Japan is keen to unlock higher achievements in the e-sports sector
By Melissa Francis
Tokyoesque are experts in Europe-Japan relations and provide clients with unique cultural insights that can be used to accelerate business growth across the globe. In this post, we explore how the e-sports market is developing in Japan, the latest trends in the sector, and potential opportunities for foreign companies.
What are we talking about when we say ‘e-sports’?
E-sports are a growing worldwide phenomenon focusing on competitive video gaming, across multiple platforms from PC to console. This doesn’t just take place online in the comfort of players’ own homes, there are dedicated, purpose-built spaces for pro gamers to do their thing. Public e-sports tournaments which, much like regular sporting events, see hordes of like-minded fans gather to provide support from the sidelines for their favourite players. The global value of the e-sports industry is forecast to reach $1.4 billion USD by 2020.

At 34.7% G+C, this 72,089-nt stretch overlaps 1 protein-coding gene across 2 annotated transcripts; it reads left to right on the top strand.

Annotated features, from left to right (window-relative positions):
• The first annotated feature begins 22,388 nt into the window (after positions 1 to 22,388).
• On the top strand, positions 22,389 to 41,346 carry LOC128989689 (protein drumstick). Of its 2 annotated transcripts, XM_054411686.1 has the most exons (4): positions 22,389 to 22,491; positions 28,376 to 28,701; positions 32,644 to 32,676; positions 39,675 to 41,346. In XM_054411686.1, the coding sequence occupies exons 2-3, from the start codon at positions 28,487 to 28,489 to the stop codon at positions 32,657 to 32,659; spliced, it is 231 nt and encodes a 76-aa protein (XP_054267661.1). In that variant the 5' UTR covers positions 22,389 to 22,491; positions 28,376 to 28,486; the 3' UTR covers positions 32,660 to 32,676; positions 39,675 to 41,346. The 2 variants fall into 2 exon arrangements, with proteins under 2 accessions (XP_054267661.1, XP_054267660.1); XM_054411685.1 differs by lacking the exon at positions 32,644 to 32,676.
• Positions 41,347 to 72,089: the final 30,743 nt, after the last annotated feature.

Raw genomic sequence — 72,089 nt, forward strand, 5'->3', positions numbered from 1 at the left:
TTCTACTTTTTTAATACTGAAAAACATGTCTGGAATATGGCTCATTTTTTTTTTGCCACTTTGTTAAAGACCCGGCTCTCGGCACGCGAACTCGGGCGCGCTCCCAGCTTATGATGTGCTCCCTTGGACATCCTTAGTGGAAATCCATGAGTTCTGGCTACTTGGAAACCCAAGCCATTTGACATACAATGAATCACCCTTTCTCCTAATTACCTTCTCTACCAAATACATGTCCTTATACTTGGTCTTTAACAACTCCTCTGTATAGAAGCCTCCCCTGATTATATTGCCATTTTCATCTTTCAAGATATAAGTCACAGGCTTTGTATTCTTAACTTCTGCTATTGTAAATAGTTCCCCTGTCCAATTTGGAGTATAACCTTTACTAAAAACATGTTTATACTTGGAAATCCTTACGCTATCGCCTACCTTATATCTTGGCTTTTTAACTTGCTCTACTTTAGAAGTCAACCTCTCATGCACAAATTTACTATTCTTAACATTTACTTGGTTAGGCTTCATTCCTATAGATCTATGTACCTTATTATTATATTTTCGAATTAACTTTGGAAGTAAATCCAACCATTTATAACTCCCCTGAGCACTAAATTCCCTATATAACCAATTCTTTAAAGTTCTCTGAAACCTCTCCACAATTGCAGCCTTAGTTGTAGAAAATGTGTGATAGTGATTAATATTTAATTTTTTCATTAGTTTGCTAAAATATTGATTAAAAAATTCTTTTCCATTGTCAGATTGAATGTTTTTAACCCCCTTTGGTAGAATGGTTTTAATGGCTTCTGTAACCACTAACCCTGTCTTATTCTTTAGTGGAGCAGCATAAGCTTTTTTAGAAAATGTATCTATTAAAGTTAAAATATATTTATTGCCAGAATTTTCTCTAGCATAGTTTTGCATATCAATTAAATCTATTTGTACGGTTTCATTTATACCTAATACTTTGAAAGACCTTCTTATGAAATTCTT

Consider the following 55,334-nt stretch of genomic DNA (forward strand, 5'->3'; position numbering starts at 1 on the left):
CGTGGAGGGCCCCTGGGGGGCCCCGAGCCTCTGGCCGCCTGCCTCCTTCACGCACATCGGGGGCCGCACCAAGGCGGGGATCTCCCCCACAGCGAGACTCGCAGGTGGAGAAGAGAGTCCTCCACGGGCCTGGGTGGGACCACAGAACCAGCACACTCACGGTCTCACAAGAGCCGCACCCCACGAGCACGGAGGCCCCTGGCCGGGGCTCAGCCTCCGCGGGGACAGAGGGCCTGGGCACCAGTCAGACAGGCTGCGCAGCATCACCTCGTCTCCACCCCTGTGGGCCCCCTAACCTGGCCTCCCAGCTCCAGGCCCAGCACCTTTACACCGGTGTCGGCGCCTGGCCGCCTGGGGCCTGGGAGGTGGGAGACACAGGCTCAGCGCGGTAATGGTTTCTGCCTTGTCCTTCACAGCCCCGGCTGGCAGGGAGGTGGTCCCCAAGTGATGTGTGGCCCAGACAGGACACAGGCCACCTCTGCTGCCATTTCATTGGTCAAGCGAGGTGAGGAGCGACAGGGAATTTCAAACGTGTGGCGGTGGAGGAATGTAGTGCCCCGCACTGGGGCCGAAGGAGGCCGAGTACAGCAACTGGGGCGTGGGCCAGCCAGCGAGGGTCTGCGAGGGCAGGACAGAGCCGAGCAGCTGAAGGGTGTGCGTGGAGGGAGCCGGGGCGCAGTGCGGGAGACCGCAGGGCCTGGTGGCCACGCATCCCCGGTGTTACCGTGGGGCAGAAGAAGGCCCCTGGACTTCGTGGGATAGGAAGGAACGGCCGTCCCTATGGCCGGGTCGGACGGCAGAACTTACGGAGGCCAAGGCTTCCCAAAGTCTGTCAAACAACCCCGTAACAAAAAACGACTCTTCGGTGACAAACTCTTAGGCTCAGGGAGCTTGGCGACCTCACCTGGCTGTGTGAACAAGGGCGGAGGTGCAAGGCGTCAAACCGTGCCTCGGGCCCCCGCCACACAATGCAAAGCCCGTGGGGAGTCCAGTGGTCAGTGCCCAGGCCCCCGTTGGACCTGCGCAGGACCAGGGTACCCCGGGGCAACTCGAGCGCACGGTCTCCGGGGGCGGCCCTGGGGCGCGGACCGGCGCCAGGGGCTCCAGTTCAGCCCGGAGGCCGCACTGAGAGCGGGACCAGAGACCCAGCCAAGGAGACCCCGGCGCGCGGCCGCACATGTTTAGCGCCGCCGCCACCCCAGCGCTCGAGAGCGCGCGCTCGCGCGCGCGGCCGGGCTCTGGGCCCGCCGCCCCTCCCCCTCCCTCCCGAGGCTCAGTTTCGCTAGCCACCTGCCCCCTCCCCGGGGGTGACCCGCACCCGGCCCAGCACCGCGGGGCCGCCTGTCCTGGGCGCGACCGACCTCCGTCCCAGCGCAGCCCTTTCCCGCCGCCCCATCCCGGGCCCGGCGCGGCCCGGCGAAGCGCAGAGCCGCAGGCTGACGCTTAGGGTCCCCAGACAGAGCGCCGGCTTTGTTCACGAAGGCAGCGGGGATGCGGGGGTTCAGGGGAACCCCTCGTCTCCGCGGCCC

So what’s happening with e-sports in Japan right now?
The e-sports concept is still relatively new in Japan, and despite having the third-largest gaming market in the world (67.6 million players), the country has been lagging in its uptake of and investment in e-sports, particularly when we look at regions such as the US and China. In fact, according to a 2018 survey, only 14% of Japanese respondents indicated that they had heard of the term. The local e-sports market is worth around 5 billion yen (equivalent to around $45.5 million USD), the breakdown of which is as follows:
- 1.3 billion JPY in sponsorship/advertisement
- 1.2 billion JPY in ticket sales
- 900 million JPY in prize money for gamers
- 100 million JPY in merchandise
- 100 million JPY for licensing
- 100 million JPY in fees for broadcasting rights